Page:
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Home > The Ministry of Money

The Ministry of Money

by Sr. Joan Chittister, OSB

Sister Joan gives the closing prayer at the Peace Council's interfaith service in New York's Riverside Church, September 26, 2005.

Sr. Joan gave the following talk at a Peace Council fundraising dinner in June, 2005.

THE ANCIENTS TELL A STORY we need to know about philanthropy and its impact on the rest of the world. One day, the story tells us, Nasrudin, the saint, heard footsteps behind him. Realizing that he was being stalked by a thief, he turned and said, “Dear sir, you see this pure gold begging bowl. It was a gift to me from the King. Take it now so you don’t disturb my sleep tonight.”

But the next morning, when Nasrudin woke up, there, standing over him, was the same thief, waiting. “Friend,” the monk said, “Believe me, I have nothing else to give you.” And the thief replied: “I have not come back for things. What I want now is what you have inside you that enabled you to give away the gold in the first place.”

It’s that kind of vision that is the heritage of philanthropy. That kind of giving explains the difference between charity and philanthropy, between public posturing and real giving, between making a simple contribution and becoming socially effective, between the use of money and the ministry of money.

This is the vision and risk that takes the dreams of today and makes a better tomorrow possible. Philanthropy is the personal ability to make something wonderful happen—not just for now, but for always!

The philanthropist sees what others do not see and believes in it enough to take a chance on it—for all our sakes. Philanthropy has four characteristics that make it different from charity:

• In philanthropy it is the vision of the possible that impels, not the guarantee of success, and certainly not the promise of personal profit.

• The kind of philanthropy that changes the world is often practiced in very unexpected ways. The Carnegie libraries that dot the entire country of Ireland, for instance, were put there before the Irish even had a centralized school system. Real philanthropy approaches a problem in ways that often have never been used before.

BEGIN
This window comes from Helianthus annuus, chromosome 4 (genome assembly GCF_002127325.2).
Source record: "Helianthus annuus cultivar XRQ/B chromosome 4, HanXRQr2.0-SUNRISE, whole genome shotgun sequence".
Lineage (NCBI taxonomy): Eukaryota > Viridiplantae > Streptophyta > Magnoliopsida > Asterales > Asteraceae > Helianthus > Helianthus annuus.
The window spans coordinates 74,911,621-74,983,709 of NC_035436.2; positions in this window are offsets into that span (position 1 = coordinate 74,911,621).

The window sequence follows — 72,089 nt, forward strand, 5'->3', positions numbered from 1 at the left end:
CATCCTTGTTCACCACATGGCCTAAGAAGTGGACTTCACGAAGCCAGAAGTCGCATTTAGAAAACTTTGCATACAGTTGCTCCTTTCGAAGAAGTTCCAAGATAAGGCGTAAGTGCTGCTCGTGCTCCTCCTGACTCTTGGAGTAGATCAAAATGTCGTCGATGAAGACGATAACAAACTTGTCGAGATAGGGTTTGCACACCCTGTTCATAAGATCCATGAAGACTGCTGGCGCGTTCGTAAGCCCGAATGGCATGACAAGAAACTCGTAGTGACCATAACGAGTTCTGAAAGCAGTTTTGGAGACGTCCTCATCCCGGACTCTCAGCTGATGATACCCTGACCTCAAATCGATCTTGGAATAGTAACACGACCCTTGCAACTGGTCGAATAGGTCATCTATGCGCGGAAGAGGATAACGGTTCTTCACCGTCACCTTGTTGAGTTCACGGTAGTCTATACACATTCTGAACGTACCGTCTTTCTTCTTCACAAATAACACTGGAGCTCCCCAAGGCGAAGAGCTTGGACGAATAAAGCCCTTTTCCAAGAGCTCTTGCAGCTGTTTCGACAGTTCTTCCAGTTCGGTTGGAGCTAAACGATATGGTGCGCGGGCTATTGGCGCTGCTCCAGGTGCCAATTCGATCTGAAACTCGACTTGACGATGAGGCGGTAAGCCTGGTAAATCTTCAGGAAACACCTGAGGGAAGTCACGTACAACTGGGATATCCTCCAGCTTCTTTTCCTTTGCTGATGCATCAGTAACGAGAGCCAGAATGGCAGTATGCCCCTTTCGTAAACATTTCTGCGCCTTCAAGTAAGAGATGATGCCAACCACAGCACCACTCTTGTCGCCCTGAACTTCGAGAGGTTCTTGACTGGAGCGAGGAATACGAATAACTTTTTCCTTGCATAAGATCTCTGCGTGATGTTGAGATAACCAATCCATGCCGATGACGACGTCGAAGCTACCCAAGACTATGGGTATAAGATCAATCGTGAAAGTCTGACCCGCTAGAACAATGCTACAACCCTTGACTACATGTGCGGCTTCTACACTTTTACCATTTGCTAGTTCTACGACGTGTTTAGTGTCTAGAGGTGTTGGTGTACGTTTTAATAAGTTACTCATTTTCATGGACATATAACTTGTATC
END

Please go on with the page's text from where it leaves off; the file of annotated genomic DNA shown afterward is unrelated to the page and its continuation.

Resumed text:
• Great philanthropic ventures are frequently discovery of the obvious. It’s the awareness of what hasn’t been done but obviously needs to be done that drives the philanthropist: the need to encourage artists; the need to develop scientists; the need to foster human understanding; the need to build oases of peace in a world given to enemy-making.

• Philanthropy is even, at times, apparently rash. Who would put money into such a wild program—like an international peace council of spiritual seekers, who bring simple people together out of warring cultures when their governments are dedicated to keeping them apart?

“Generosity lies less in giving much, than in giving at the right moment” (Gruyer). Giving before other people realize that there is something worth doing that is not being done is what distinguishes philanthropy from donation. Philanthropy is a holy commitment to enable what everybody else is prudent enough, shrewd enough, to be cautious about.

Philanthropy is that deep down nagging awareness of what must be, even when other people are still oblivious to what is really needed—and so is yet unrealized.
Philanthropy is a vision of what is necessary before it seems possible. The scripture says of it: without vision, the people perish.

The point is: great things happen when vision and service—resources and people—some people’s determination and other people’s financial support—come together at the same time, in the same place, with the same kind of giving hearts driving both of them at once. Great things happen when dreamers dream of peace and givers give the resources needed to make those contacts—that’s the team that changes the world.

And that’s what tonight is really all about. Tonight is not the night to talk about specific projects, or the people and places and programs that make such global outreach real. Tonight is the night to talk about you. This is your night. It is about you as the bearer of the great and holy tradition of co-creation, of finishing what God left for us to finish on our own.

Tonight is about you and your own vocation to go on developing the world. It’s about you and the long line of gracious givers before you who throughout all time have been a sign to others of the high human task of continuing what God started but left to us to complete.
Philanthropists of the world: you are the world’s keepers. You are its creators. What you are, what you give, this world will be. You plant the seeds. You are our hope.

Unfortunately, the spirituality of giving has been reduced in our time to a new kind of greed by an economic climate that forgets—if it ever knew—that to be truly human, humanity always seeks to be bigger than itself.

Talk about foundation grants and tax write-offs and social expectations and civic responsibility—all of that God-awful language—has obscured, minimized, actually trivialized what is really going on when free-spirited, open-hearted, gratuitous giving happens. When giving goes on, life goes on. When giving goes on, we rise above our private, paltry selves to the stature of those spiritual colossi that make heaven a place we can all imagine on Monday and go to on Tuesday and be proud to have had a part in building every day for the rest of our lives.